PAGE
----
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Murakami Haruki And The War Inside

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Chapter Summary

Early in his career, Murakami Haruki was dismissed as a lightweight purveyor of pop fiction. But once his novels began to include harrowing reflections on Japans tragic wartime history, it became easier to observe the presence of a concern for the countrys dark legacy even in some of his breeziest early fiction. And when such themes did emerge full-blown in Nejimakidori kuronikuru, Murakamis handling of them differed markedly from more conventional, fact-based war novels written by people who had experienced the Asia Pacific War first-hand. This chapter touches briefly on an early story and examines the meaning and perception of the war in The Wind-Up Bird Chronicle. Murakami traced his own inward search in a series of articles written after a two-week trip in June 1994 to the site of the Nomonhan Incident on the border between Manchuria and Mongolia.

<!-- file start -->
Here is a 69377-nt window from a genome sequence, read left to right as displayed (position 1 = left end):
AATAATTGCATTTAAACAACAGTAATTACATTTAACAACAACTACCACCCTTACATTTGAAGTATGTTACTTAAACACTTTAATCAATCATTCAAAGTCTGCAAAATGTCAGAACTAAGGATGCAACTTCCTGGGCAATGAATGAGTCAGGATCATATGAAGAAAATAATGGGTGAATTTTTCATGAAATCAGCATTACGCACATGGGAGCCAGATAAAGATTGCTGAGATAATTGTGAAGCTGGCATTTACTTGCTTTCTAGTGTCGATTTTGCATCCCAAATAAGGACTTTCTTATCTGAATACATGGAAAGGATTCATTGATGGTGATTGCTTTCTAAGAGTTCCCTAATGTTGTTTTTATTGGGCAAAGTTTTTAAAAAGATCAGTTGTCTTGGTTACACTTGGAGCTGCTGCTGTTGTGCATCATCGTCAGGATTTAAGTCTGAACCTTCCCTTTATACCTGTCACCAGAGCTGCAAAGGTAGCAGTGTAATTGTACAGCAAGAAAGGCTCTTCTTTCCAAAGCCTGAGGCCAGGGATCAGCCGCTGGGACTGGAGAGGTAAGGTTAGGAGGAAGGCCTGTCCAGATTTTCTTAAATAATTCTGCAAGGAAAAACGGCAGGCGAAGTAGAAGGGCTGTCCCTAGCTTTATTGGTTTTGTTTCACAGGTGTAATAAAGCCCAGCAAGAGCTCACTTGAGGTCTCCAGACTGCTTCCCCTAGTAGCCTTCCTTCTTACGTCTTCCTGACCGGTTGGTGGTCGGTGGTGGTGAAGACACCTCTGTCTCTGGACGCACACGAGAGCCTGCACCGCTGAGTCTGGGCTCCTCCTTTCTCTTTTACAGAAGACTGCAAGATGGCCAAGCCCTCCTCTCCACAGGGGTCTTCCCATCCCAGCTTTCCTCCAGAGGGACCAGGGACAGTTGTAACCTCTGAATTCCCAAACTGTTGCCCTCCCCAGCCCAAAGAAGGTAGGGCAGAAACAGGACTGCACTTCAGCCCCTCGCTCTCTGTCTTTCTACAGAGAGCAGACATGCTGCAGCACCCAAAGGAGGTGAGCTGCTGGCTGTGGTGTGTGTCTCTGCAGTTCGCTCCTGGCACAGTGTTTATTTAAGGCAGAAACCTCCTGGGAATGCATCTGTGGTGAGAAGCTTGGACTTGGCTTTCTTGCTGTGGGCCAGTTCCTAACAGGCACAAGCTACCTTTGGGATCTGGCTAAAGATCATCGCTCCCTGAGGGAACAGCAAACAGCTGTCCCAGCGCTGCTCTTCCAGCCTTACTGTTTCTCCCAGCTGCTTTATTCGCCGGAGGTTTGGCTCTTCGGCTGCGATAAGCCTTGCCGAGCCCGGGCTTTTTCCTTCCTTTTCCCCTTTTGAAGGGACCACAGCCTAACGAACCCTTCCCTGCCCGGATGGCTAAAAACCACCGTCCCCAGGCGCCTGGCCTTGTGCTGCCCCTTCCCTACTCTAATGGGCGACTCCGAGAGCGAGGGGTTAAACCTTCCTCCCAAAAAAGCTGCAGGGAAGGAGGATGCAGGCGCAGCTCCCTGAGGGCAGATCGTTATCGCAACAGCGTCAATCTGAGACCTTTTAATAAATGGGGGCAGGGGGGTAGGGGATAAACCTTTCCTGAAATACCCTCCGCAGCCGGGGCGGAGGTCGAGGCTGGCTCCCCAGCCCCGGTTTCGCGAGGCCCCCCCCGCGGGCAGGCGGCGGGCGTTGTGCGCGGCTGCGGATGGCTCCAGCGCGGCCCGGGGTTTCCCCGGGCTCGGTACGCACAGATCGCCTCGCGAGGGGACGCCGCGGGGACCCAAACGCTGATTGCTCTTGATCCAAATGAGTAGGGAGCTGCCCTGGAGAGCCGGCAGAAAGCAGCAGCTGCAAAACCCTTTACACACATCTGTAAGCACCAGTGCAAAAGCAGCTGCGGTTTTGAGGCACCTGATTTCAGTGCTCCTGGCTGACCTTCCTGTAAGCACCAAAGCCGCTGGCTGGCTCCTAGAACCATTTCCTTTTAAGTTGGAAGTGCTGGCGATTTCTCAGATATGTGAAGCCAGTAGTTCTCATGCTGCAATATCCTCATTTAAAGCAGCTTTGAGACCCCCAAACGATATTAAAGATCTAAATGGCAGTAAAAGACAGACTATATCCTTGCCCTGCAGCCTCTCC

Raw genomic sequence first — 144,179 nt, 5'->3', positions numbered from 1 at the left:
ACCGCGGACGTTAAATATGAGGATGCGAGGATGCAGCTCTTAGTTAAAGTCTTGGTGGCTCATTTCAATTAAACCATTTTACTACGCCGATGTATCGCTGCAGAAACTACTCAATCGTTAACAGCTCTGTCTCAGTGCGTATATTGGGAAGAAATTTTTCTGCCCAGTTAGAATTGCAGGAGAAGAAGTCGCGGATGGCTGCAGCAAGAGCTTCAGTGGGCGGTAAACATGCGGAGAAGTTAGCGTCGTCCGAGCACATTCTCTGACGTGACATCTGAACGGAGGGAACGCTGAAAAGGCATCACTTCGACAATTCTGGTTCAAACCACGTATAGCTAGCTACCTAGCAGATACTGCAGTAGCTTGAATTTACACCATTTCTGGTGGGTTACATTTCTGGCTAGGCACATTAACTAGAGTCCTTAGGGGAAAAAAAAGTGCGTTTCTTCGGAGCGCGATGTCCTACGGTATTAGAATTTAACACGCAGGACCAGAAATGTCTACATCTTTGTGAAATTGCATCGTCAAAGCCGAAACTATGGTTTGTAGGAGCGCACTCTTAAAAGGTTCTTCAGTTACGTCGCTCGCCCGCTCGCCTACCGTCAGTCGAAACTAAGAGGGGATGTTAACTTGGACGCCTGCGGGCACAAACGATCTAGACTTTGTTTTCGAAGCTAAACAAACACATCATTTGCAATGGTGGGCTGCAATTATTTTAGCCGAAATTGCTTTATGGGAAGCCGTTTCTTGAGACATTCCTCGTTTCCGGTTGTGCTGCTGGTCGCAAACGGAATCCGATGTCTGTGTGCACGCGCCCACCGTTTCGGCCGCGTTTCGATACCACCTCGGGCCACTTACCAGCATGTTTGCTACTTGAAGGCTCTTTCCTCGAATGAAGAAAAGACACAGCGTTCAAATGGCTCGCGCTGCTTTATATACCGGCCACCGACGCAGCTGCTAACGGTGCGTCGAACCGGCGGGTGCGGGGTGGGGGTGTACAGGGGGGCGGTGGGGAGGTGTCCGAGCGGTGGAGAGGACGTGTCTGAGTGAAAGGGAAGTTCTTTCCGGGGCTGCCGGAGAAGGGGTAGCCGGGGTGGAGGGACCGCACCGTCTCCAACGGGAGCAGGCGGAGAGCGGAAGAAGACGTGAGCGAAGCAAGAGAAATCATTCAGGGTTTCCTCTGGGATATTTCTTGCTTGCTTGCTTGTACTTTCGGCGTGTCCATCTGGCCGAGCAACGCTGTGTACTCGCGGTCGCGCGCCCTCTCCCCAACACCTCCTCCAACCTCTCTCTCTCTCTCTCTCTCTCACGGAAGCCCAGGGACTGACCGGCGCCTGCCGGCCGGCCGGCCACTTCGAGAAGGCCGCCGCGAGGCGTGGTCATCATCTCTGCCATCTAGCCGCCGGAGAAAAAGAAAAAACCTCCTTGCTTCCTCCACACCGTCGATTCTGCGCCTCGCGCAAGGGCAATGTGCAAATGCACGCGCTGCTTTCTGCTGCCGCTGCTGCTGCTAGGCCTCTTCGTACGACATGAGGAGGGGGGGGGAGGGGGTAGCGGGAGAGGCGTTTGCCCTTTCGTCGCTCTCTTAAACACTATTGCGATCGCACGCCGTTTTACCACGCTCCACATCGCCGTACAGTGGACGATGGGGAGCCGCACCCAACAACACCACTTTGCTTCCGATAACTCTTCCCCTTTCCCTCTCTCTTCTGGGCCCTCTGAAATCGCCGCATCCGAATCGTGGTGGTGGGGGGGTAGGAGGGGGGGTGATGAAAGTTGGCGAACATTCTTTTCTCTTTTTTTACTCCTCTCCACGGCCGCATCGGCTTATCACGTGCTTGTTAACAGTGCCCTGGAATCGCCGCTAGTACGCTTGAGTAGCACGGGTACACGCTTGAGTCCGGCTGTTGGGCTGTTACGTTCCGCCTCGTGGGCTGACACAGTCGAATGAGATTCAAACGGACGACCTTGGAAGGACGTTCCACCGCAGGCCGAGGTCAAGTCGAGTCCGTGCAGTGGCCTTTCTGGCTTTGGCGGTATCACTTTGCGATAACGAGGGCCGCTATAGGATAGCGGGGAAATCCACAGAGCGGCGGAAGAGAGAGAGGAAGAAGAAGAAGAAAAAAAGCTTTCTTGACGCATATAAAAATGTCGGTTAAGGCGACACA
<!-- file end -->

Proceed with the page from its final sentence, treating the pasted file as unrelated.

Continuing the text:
Keywords: Murakami Haruki; Nomonhan; The Wind-Up Bird Chronicle; War



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